Jasmin Van Wales - Founder ofJasmin Van Wales Productions The white shirt project, well during the photo shoot I was in a dark place and could not focus but once I put the white shirt on I felt some type of purity and a reminder of the strong woman that I am that's how I feel about The White Shirt Project.
Frankie Allday - Recording Artist White has always been my favorite color, although my German Grandmother would bark back..."white is not a color." White is the color that extracts what I pride in myself in. Also, I'm attracted to it in others and that is GENUINENESS. It is the clear truth and light of my existence.
Anaisa Garcia – Receptionist I’m on an incredible journey, and it feels like I no longer have to struggle. I have three incredible sons, a beautiful and supportive wife, a dog and a cat. Support networks are crucial especially when your battling with weight issues. I have never felt confident wearing anything white, but I knew that The White Shirt Project, was something special, and there was little hesitation when I was asked to model. No one truly understands someone else's challenges and struggles and I have had many… I take pride in the life choices I’ve made, and my head is up high as I continue to fight my battles. Today, wearing a white shirt makes me feel accomplished, beautiful, sexy, and confidant. I’m posing in front of a camera in my own skin and honored to share a little of me with you in this amazing project.
Hector Cotza - Executive Assistant "This is from my heart, I hope everyone likes and understand it."Regardless of turmoil, I can overcome any hurricane." We all have a mask that we wear at times, but you learn to believe in yourself, so no matter what - I will always rise!
Chanel "International" Lopez I am honored to be part of The White Shirt Project, and wearing one means a few different things to me. To start, a white shirt means clarity, purity, awareness, unity and solidarity. It also signifies power, and in this project it opens the doors to conversation and awareness of mental issues like PTSD and Depression, that we should speak about more often. I would like everyone to understand that if you or someone you know suffer from any mental illness know that you are not alone.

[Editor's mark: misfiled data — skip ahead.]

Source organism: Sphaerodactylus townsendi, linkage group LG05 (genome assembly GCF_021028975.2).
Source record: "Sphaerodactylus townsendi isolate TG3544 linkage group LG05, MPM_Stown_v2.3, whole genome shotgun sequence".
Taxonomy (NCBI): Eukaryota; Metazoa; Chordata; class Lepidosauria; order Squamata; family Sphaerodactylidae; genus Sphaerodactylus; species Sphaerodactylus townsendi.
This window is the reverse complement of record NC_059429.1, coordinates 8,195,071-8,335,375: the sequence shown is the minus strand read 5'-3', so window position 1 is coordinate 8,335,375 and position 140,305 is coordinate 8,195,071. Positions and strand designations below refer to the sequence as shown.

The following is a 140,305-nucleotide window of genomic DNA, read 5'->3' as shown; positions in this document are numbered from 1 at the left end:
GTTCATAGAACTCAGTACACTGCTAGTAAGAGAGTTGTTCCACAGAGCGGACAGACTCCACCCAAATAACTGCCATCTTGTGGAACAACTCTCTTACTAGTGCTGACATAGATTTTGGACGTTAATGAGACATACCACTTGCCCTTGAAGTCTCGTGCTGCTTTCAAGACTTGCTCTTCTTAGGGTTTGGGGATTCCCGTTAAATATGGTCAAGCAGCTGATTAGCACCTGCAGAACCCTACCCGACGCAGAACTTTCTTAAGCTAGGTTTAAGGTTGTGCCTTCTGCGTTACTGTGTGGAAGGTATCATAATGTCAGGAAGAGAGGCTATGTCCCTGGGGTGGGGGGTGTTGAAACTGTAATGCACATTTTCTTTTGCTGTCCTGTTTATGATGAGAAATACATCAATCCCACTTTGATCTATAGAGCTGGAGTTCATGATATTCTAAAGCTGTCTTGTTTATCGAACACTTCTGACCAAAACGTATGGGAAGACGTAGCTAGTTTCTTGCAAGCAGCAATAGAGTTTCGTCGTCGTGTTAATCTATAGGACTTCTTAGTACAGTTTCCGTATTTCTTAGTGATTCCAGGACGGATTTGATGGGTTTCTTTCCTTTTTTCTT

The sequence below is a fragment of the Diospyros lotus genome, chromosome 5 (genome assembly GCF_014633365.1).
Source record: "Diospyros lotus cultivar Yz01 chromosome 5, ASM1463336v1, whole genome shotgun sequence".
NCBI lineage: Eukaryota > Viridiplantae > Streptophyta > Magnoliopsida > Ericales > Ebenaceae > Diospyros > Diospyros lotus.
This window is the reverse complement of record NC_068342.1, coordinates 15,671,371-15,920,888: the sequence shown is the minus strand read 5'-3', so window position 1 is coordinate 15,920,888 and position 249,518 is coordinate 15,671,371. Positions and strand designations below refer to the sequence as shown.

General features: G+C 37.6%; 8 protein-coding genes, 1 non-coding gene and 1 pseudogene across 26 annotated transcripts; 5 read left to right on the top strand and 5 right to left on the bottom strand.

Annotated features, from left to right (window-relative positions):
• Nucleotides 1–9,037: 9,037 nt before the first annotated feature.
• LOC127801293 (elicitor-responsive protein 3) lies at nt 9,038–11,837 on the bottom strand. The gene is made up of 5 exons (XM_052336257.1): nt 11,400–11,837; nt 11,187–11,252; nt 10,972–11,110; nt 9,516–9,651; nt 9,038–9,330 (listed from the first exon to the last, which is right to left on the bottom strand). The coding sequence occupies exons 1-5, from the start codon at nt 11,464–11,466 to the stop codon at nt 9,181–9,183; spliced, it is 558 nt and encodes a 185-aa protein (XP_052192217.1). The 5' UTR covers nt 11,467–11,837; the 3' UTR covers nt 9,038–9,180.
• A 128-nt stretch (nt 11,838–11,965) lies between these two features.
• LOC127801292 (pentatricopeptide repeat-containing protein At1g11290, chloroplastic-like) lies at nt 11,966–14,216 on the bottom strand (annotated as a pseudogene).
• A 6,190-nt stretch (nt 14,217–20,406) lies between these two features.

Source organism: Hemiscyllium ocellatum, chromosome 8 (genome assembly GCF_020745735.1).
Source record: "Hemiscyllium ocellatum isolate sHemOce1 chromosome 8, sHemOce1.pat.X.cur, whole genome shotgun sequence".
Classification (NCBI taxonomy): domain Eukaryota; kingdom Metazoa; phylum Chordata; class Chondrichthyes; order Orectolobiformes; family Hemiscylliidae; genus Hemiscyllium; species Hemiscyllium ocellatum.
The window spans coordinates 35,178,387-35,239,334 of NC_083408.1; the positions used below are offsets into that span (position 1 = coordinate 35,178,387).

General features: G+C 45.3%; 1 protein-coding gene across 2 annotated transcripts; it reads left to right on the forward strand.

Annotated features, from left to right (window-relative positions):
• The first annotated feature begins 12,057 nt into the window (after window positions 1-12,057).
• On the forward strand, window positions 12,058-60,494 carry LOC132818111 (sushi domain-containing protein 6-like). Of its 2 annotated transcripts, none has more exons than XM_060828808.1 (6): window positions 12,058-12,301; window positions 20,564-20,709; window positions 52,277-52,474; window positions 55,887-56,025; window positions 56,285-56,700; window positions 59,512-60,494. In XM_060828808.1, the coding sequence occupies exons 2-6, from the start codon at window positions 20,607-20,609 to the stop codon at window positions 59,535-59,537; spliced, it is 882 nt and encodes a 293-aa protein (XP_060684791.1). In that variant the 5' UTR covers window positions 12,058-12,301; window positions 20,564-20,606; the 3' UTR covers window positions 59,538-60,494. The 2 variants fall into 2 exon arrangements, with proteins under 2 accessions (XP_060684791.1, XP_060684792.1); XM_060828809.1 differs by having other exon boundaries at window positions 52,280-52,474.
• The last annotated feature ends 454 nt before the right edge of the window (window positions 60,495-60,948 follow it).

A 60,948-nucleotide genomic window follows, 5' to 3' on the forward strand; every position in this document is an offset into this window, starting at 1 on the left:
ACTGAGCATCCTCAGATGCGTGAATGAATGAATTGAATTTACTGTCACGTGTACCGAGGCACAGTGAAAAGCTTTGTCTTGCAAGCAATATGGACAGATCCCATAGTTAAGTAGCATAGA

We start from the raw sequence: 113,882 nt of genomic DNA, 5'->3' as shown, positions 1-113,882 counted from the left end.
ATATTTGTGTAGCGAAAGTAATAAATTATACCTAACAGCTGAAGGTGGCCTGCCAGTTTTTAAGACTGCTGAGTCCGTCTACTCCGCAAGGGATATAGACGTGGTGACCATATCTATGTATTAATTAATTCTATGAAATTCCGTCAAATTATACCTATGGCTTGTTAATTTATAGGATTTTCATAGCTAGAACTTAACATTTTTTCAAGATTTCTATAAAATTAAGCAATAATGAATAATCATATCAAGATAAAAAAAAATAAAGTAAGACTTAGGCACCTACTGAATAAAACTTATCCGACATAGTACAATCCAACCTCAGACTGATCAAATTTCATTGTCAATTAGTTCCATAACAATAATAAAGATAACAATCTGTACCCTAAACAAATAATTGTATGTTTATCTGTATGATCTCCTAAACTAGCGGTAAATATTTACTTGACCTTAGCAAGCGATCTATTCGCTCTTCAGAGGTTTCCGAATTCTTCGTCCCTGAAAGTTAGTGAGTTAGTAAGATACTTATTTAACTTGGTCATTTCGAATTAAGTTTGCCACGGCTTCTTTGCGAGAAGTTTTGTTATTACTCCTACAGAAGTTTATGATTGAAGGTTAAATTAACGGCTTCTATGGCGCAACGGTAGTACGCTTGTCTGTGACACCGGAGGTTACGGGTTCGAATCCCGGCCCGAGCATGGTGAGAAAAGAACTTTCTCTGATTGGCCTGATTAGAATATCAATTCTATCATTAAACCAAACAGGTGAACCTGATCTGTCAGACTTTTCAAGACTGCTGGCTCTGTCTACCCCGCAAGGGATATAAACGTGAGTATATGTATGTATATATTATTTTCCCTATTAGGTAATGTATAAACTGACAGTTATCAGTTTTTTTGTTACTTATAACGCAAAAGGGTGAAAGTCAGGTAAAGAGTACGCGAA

Fabio Sardo When I walk out of the house in the morning in my white shirt and tie... people see me as successful, confident, and "normal." But what they don't see is what I see in the mirror every day... #adult child of sexual abuse, #scared #trapped #when will this trauma end #deep breaths #hidden scars.
Eileen Cofield - Actress and Former Educator The truth is, unless you let go, unless you forgive yourself, unless you forgive the situation, unless you realize that the situation is over, you cannot move forward. ...This Photo of me in the white shirt reflects me doing that: letting go and moving forward!
Adriel Muñoz - Equity Actor, Theater Educator, Psyco-therapist. Wearing a white shirt for The White Shirt Project, instantly brought thoughts of accomplishment. Knowing that this shirt is often like those I wear to work, it makes me feel accomplished. I’ve worked in dress-code environments for years, and as a Latino I was told that certain positions were not possible for me. I am the product of a fight. This is a fight that has not ended, but has allowed me to be who I should be; who I can be. The face says it all "look at me bitches!"
Gisela Perez-Garcia - Nanny I'm tattooed and I get judged for it all the time, but it has never interfered with my ability to be an awesome kid-loving nanny. I'm modern yet traditional, open but guarded. I thought this shoot would be a breeze until it was my turn to be in front of the camera...YIKES! My anxiety level went through the roof, and I wasn't feeling like the confident woman I’m known to be. An image can be interpreted in many ways however, the emotions behind the physical tell a different story. The White Shirt Project, remind me how I still need to work on an array of things everyday, and how I keep evolving as I continue my journey.